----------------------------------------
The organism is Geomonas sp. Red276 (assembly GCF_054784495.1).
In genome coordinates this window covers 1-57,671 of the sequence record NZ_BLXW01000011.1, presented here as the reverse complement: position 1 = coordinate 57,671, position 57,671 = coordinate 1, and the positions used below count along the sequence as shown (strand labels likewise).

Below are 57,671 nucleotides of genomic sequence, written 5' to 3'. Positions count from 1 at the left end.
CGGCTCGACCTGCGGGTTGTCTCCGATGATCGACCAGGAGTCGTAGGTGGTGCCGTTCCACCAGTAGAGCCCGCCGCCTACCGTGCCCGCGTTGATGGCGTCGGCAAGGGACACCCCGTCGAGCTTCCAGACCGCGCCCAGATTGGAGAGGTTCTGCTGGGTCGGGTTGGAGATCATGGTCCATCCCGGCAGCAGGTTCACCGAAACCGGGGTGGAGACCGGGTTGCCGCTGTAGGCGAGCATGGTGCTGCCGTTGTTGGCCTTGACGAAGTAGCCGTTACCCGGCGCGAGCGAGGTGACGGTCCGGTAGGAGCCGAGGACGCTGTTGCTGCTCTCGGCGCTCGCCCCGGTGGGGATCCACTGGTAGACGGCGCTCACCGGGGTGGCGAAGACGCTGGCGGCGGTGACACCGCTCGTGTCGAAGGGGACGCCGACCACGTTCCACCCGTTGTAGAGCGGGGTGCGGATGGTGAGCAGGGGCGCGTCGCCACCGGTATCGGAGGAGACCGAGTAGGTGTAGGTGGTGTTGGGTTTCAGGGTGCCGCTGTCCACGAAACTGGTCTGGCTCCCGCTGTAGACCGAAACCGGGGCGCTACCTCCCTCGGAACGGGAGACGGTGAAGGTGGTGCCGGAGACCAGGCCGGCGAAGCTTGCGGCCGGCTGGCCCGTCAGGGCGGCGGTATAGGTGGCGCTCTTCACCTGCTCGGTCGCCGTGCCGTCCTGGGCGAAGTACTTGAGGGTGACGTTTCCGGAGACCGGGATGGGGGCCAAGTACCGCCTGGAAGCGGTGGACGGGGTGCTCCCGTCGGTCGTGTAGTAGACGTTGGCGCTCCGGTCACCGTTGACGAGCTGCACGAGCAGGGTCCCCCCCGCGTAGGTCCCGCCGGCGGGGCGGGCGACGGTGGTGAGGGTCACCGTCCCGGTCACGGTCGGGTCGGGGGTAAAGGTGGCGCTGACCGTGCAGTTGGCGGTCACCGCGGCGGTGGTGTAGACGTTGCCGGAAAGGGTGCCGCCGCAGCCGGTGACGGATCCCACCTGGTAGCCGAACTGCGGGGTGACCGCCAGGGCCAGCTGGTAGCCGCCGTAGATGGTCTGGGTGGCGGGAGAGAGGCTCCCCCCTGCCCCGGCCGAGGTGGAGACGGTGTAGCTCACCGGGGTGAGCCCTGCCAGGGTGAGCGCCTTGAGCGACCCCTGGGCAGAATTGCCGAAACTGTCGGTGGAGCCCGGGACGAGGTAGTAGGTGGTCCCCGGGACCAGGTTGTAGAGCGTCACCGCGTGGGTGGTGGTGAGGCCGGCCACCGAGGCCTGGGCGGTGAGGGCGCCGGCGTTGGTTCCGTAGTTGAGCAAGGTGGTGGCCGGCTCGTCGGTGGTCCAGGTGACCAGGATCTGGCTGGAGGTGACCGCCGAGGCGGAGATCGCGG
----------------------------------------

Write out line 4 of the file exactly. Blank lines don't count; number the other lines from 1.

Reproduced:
CGGCTCGACCTGCGGGTTGTCTCCGATGATCGACCAGGAGTCGTAGGTGGTGCCGTTCCACCAGTAGAGCCCGCCGCCTACCGTGCCCGCGTTGATGGCGTCGGCAAGGGACACCCCGTCGAGCTTCCAGACCGCGCCCAGATTGGAGAGGTTCTGCTGGGTCGGGTTGGAGATCATGGTCCATCCCGGCAGCAGGTTCACCGAAACCGGGGTGGAGACCGGGTTGCCGCTGTAGGCGAGCATGGTGCTGCCGTTGTTGGCCTTGACGAAGTAGCCGTTACCCGGCGCGAGCGAGGTGACGGTCCGGTAGGAGCCGAGGACGCTGTTGCTGCTCTCGGCGCTCGCCCCGGTGGGGATCCACTGGTAGACGGCGCTCACCGGGGTGGCGAAGACGCTGGCGGCGGTGACACCGCTCGTGTCGAAGGGGACGCCGACCACGTTCCACCCGTTGTAGAGCGGGGTGCGGATGGTGAGCAGGGGCGCGTCGCCACCGGTATCGGAGGAGACCGAGTAGGTGTAGGTGGTGTTGGGTTTCAGGGTGCCGCTGTCCACGAAACTGGTCTGGCTCCCGCTGTAGACCGAAACCGGGGCGCTACCTCCCTCGGAACGGGAGACGGTGAAGGTGGTGCCGGAGACCAGGCCGGCGAAGCTTGCGGCCGGCTGGCCCGTCAGGGCGGCGGTATAGGTGGCGCTCTTCACCTGCTCGGTCGCCGTGCCGTCCTGGGCGAAGTACTTGAGGGTGACGTTTCCGGAGACCGGGATGGGGGCCAAGTACCGCCTGGAAGCGGTGGACGGGGTGCTCCCGTCGGTCGTGTAGTAGACGTTGGCGCTCCGGTCACCGTTGACGAGCTGCACGAGCAGGGTCCCCCCCGCGTAGGTCCCGCCGGCGGGGCGGGCGACGGTGGTGAGGGTCACCGTCCCGGTCACGGTCGGGTCGGGGGTAAAGGTGGCGCTGACCGTGCAGTTGGCGGTCACCGCGGCGGTGGTGTAGACGTTGCCGGAAAGGGTGCCGCCGCAGCCGGTGACGGATCCCACCTGGTAGCCGAACTGCGGGGTGACCGCCAGGGCCAGCTGGTAGCCGCCGTAGATGGTCTGGGTGGCGGGAGAGAGGCTCCCCCCTGCCCCGGCCGAGGTGGAGACGGTGTAGCTCACCGGGGTGAGCCCTGCCAGGGTGAGCGCCTTGAGCGACCCCTGGGCAGAATTGCCGAAACTGTCGGTGGAGCCCGGGACGAGGTAGTAGGTGGTCCCCGGGACCAGGTTGTAGAGCGTCACCGCGTGGGTGGTGGTGAGGCCGGCCACCGAGGCCTGGGCGGTGAGGGCGCCGGCGTTGGTTCCGTAGTTGAGCAAGGTGGTGGCCGGCTCGTCGGTGGTCCAGGTGACCAGGATCTGGCTGGAGGTGACCGCCGAGGCGGAGATCGCGG